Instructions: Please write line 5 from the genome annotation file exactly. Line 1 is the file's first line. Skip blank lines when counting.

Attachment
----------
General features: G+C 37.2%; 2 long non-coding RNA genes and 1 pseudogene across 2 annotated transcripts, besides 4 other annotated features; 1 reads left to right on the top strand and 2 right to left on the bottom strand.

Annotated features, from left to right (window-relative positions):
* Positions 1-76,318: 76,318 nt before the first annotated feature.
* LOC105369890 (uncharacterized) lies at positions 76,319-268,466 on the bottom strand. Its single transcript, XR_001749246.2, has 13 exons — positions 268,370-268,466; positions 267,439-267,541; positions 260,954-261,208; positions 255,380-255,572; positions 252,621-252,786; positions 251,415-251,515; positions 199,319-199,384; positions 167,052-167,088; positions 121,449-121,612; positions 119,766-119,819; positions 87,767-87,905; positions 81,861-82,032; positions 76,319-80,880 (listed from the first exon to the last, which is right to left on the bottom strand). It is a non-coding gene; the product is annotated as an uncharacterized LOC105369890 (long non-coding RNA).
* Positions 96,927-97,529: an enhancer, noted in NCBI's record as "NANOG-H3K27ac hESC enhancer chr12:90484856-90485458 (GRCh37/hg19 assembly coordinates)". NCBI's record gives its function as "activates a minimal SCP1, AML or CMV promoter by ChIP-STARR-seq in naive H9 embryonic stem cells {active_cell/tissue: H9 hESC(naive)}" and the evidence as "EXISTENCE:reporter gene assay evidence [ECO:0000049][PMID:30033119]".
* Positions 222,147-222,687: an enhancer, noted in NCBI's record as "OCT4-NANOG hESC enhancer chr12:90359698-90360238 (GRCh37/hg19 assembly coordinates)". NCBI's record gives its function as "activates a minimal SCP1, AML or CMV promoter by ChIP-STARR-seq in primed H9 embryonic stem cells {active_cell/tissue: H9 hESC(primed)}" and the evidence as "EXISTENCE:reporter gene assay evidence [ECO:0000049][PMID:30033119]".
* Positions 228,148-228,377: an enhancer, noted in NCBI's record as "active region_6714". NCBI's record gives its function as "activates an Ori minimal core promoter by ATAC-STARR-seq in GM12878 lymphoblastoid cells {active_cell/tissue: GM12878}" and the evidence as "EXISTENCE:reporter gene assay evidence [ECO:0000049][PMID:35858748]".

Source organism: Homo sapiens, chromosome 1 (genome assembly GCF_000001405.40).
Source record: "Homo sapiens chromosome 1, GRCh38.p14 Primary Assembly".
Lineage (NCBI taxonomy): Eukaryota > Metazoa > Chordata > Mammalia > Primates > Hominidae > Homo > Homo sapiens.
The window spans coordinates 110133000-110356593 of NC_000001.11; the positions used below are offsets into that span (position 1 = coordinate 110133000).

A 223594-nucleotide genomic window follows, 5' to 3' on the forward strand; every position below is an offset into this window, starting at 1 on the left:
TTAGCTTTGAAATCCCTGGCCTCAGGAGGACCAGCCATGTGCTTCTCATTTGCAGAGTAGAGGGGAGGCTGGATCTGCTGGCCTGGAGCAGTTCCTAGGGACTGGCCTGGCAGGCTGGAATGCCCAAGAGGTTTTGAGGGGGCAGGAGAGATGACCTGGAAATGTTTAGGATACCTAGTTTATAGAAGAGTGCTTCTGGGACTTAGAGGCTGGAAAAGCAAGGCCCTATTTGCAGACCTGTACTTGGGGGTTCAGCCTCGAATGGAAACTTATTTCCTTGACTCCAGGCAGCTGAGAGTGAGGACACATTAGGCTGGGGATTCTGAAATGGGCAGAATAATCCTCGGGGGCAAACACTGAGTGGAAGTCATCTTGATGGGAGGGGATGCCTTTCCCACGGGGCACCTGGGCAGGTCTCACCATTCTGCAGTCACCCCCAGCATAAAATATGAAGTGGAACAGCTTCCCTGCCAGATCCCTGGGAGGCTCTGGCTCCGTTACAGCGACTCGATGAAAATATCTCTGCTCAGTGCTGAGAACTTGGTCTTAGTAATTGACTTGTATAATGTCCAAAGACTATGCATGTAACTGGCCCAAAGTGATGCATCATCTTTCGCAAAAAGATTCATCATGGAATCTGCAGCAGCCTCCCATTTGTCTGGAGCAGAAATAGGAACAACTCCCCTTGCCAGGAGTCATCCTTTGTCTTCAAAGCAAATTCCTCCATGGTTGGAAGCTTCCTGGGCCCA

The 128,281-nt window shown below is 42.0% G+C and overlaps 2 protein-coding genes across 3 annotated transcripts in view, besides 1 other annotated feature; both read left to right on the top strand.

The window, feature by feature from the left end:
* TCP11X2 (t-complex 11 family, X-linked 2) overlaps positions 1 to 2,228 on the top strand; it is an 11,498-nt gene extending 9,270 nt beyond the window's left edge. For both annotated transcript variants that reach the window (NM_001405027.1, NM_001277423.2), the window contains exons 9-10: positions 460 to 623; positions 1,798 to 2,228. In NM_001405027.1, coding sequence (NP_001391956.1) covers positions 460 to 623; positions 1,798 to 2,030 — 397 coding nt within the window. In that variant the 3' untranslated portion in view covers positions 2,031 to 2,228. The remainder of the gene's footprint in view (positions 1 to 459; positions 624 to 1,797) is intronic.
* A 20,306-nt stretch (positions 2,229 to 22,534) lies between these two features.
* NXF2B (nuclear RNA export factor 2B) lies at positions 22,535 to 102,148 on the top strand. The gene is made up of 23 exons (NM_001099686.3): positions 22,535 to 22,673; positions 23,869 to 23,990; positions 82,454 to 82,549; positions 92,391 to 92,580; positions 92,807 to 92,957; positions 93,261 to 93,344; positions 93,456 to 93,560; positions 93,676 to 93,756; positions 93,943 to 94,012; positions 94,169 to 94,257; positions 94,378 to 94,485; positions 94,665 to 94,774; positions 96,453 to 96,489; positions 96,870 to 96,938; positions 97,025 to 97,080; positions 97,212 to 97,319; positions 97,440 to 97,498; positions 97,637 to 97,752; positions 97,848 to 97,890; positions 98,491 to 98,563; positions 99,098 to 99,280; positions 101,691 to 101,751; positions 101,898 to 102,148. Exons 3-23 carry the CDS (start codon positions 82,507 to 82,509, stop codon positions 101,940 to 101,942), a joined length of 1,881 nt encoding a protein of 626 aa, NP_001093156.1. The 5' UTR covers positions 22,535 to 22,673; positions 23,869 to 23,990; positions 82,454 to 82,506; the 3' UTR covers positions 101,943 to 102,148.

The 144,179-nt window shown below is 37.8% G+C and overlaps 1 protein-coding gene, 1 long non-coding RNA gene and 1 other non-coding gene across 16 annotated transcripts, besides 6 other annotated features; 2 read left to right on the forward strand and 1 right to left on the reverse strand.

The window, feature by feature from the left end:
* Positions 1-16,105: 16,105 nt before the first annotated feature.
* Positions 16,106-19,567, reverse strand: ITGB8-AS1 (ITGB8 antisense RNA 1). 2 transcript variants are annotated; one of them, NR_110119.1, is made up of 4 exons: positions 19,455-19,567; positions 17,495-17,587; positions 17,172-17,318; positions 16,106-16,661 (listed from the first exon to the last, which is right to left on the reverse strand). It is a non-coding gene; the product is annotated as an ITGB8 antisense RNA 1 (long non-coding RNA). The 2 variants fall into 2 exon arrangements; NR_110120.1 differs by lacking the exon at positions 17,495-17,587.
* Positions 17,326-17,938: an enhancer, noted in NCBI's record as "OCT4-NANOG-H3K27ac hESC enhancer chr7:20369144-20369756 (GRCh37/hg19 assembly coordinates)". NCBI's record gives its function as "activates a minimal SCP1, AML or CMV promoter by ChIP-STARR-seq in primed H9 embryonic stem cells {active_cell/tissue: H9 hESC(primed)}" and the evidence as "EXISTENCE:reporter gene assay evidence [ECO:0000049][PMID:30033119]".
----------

* Positions 96,927-97,529: an enhancer, noted in NCBI's record as "NANOG-H3K27ac hESC enhancer chr12:90484856-90485458 (GRCh37/hg19 assembly coordinates)". NCBI's record gives its function as "activates a minimal SCP1, AML or CMV promoter by ChIP-STARR-seq in naive H9 embryonic stem cells {active_cell/tissue: H9 hESC(naive)}" and the evidence as "EXISTENCE:reporter gene assay evidence [ECO:0000049][PMID:30033119]".